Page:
Tommi Bass: Gamma

I keep returning to Tommi Bass's Gamma, hoping that one of these times some magical conversion will kick in and the album's charms will reveal themselves in all their glory. It's hardly a bad release by any means—its twitchy minimal techno is certainly faultless on production grounds—but there's a key ingredient or two missing. The problem? There's flow, but little build; sound, but not much arc or drama. The best techno doesn't take up temporal space but instead evolves through episodes of rise and fall, with a narrative thread running through a track from beginning to end. Gamma's tracks, by comparison, endlessly mutate from one episode to another but do so with a modicum of dramatic purpose. In short, more than mere sonic stimulation is needed to dazzle the listener, and an occasional emotional flourish doesn't hurt either.

Having said all that, there's also no discounting the arresting punch of the windup Bass drops into the middle of the opener, not to mention the cut's generally jacking thrust, and there are ample moments of note in the seven pieces that follow. “Gamma 02” skips with funky purpose, the bass-crawling funk in “Gamma 07” is as club-ready as it gets, and the sashaying “Gamma 05” struts a sublimely funky groove to good effect, and, with a noise wave regularly intruding, does evidence a dramatic ebb and flow that the album could do with more of. That the Berlin-based Bass opted to give his tracks the characterless titles “Gamma_1,” “Gamma _2,” and so on isn't an issue—many techno tracks are given serviceable titles simply as a way to identify and differentiate them from others—but there is something impersonal about doing so that's in keeping with the material at hand.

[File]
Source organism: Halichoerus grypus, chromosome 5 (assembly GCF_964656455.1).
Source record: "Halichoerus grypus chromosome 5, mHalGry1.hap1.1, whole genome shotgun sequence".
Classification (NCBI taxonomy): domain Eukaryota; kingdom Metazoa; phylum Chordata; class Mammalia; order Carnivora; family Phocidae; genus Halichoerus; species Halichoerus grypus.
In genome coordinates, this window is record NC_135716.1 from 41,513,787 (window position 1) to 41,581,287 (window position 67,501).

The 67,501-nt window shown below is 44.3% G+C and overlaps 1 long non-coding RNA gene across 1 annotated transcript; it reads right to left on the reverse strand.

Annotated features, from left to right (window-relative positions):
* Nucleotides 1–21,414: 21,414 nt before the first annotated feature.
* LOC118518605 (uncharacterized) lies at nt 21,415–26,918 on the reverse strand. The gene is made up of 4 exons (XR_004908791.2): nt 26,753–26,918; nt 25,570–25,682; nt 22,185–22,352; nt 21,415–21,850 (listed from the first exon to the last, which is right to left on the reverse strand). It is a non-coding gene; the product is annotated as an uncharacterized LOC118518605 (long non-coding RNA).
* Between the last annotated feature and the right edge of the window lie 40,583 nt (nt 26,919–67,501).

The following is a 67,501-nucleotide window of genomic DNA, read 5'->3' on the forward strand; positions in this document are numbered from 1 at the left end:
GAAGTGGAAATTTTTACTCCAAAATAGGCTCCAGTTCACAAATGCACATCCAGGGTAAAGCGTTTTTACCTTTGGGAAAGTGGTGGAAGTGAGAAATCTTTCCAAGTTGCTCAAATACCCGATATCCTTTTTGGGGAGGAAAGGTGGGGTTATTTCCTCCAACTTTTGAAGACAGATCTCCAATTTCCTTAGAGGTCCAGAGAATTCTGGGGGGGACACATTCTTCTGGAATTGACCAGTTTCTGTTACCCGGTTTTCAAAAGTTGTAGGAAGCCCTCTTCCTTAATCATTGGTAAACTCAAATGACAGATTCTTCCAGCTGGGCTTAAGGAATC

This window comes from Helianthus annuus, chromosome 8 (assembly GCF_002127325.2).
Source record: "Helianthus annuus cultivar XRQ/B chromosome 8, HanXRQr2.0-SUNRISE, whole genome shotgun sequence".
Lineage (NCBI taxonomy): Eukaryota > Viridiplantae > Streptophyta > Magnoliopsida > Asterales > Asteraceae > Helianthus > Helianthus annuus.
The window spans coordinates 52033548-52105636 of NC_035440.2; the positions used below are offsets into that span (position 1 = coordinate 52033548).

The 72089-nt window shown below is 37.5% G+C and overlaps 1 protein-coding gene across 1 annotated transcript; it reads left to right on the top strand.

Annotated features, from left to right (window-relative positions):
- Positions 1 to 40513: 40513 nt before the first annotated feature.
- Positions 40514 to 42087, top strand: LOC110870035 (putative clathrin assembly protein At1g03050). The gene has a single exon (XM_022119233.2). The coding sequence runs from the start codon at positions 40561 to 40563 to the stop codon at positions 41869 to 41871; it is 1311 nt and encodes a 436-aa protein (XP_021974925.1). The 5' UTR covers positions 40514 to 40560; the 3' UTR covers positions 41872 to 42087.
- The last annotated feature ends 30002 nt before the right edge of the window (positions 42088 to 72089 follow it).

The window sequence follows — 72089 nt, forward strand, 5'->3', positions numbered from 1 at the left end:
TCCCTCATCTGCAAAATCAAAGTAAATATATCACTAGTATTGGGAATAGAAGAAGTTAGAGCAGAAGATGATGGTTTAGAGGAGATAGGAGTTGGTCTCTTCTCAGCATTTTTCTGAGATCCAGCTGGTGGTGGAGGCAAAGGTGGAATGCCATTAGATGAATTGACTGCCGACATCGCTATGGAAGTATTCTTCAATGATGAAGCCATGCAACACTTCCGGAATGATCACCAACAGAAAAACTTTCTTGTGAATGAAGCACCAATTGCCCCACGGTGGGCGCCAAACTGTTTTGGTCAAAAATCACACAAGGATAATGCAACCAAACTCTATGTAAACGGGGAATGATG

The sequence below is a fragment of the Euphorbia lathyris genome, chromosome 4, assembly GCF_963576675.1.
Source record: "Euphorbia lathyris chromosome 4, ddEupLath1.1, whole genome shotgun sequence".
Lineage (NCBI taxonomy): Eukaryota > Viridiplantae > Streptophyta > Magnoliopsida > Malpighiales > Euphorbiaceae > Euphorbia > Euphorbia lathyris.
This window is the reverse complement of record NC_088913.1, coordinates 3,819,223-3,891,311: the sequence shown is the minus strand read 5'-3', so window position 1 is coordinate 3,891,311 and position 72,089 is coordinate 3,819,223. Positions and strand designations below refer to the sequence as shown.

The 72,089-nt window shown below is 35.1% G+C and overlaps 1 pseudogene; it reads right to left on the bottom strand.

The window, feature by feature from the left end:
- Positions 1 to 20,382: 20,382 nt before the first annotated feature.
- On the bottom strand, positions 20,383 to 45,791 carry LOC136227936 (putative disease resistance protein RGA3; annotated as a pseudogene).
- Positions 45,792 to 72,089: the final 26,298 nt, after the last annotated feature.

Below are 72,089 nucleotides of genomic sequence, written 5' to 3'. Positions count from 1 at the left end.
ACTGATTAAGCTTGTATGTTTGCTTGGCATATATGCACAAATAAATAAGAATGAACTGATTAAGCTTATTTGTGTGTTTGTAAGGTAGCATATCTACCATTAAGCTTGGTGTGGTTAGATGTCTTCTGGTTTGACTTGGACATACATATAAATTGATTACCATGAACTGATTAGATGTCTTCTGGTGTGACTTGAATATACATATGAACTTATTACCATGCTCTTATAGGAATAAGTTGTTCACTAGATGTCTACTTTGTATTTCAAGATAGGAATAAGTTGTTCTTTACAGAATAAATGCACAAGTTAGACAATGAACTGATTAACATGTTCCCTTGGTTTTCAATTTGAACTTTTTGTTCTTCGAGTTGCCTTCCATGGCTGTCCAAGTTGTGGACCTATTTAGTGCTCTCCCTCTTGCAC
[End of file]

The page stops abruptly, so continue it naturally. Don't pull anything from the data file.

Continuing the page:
October 2009